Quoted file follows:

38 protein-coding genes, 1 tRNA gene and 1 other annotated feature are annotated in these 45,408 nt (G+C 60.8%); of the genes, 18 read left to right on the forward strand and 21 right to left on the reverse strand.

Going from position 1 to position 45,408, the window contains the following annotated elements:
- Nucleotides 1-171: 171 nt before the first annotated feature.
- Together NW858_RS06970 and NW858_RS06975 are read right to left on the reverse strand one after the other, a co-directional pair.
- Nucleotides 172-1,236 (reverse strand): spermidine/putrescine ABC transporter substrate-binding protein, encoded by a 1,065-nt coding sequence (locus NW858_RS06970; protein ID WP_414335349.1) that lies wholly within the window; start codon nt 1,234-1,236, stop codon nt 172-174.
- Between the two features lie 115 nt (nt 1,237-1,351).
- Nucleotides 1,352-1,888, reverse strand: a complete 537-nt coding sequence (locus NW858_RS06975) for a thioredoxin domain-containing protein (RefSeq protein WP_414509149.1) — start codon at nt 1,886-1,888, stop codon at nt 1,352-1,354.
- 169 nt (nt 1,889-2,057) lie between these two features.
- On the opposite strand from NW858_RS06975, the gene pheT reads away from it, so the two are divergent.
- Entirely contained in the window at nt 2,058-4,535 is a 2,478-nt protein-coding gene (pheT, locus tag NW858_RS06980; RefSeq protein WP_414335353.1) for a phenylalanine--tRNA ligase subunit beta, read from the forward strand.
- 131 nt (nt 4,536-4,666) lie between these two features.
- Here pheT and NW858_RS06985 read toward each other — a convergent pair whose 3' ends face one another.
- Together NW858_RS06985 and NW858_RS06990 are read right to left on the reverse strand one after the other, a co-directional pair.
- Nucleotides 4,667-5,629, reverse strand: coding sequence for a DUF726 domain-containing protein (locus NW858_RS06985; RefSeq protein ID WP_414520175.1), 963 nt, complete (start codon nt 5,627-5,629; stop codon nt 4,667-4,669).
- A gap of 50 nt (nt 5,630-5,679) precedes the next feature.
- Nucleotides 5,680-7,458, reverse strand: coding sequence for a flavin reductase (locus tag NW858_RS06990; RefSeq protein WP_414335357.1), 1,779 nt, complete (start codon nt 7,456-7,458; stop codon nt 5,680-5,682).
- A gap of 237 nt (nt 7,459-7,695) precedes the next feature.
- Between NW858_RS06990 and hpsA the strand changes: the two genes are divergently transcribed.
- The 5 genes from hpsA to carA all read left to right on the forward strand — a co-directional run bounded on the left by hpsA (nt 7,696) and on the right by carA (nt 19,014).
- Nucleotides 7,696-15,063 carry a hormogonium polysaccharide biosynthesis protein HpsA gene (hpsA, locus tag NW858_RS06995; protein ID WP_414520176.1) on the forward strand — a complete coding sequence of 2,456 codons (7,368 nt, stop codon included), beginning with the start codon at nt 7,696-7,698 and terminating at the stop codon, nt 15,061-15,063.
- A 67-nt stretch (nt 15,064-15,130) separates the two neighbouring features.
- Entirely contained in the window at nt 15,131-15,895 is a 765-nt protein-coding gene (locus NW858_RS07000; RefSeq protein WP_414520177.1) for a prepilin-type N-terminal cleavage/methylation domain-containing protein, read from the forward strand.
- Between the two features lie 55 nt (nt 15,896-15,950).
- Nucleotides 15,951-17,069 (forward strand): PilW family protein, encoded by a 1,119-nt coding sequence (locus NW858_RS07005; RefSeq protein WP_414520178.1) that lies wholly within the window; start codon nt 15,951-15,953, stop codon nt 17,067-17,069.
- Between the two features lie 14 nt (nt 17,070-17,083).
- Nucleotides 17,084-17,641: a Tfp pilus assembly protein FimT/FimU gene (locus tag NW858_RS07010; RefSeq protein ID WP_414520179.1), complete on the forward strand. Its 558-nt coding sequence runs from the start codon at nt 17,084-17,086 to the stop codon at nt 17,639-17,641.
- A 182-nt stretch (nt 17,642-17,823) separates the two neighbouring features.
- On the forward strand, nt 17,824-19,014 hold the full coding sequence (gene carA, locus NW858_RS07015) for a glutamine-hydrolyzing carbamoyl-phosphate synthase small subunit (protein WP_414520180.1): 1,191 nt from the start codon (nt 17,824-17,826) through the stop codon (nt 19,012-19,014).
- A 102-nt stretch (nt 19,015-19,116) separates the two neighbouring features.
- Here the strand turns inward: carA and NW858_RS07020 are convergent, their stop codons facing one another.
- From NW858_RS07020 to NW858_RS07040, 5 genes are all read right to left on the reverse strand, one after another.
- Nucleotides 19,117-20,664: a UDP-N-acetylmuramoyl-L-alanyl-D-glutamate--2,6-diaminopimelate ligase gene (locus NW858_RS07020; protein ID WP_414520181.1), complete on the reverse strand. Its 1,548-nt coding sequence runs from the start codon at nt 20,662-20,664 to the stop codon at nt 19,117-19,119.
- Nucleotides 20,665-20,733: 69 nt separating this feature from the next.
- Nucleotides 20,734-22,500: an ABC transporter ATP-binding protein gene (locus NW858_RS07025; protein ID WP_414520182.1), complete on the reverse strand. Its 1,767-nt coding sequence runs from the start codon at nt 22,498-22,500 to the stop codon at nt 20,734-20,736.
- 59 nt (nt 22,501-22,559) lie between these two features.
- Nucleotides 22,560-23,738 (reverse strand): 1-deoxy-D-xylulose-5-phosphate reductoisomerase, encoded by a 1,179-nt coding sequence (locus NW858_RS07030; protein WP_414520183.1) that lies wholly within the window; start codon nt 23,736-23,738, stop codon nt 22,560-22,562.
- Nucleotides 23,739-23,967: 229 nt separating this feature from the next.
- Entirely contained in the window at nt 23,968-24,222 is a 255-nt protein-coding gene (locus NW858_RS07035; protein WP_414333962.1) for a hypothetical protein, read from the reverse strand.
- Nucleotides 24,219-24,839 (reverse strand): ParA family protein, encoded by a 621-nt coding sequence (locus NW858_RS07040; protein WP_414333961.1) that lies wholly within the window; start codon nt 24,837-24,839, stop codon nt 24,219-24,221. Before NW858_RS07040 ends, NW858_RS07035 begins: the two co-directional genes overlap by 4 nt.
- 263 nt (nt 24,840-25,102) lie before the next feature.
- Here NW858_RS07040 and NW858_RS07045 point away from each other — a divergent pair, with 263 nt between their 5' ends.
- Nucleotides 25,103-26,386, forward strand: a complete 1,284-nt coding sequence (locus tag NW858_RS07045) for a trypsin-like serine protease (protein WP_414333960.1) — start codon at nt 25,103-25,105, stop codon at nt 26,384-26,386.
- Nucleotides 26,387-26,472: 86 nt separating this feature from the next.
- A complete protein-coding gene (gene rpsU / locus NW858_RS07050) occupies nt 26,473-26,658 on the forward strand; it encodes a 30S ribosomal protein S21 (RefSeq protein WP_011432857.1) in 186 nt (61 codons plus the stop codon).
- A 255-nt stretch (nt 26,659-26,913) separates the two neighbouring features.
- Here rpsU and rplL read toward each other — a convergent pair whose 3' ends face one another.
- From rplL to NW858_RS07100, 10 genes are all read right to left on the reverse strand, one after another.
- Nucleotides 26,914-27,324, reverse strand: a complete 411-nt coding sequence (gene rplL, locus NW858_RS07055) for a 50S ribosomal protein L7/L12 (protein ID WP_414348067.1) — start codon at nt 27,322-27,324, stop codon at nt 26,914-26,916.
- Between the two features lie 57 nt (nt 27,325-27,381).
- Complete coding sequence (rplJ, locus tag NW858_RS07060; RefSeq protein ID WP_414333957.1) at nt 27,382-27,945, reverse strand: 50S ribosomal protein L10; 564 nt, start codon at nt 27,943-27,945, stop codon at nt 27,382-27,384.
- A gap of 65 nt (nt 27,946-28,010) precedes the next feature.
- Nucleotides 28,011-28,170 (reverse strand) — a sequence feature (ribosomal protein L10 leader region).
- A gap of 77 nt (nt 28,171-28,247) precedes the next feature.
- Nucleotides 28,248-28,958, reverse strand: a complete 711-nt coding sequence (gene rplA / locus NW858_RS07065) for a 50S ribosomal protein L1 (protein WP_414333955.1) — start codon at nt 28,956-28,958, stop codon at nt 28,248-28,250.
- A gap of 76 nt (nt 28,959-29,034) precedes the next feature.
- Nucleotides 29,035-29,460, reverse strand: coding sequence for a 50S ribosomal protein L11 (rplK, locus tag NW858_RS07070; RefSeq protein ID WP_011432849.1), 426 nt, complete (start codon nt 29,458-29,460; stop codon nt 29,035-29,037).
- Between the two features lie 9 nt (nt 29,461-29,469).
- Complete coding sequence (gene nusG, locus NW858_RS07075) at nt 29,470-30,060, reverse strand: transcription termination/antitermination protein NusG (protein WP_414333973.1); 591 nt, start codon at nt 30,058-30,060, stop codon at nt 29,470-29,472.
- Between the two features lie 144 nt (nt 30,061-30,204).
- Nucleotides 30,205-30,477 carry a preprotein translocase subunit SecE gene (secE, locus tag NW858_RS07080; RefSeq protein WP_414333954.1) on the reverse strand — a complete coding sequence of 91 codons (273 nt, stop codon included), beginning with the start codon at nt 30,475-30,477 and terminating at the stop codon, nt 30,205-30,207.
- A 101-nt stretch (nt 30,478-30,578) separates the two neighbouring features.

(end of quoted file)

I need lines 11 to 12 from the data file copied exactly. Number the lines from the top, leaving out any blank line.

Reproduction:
- 131 nt (nt 4,536-4,666) lie between these two features.
- Here pheT and NW858_RS06985 read toward each other — a convergent pair whose 3' ends face one another.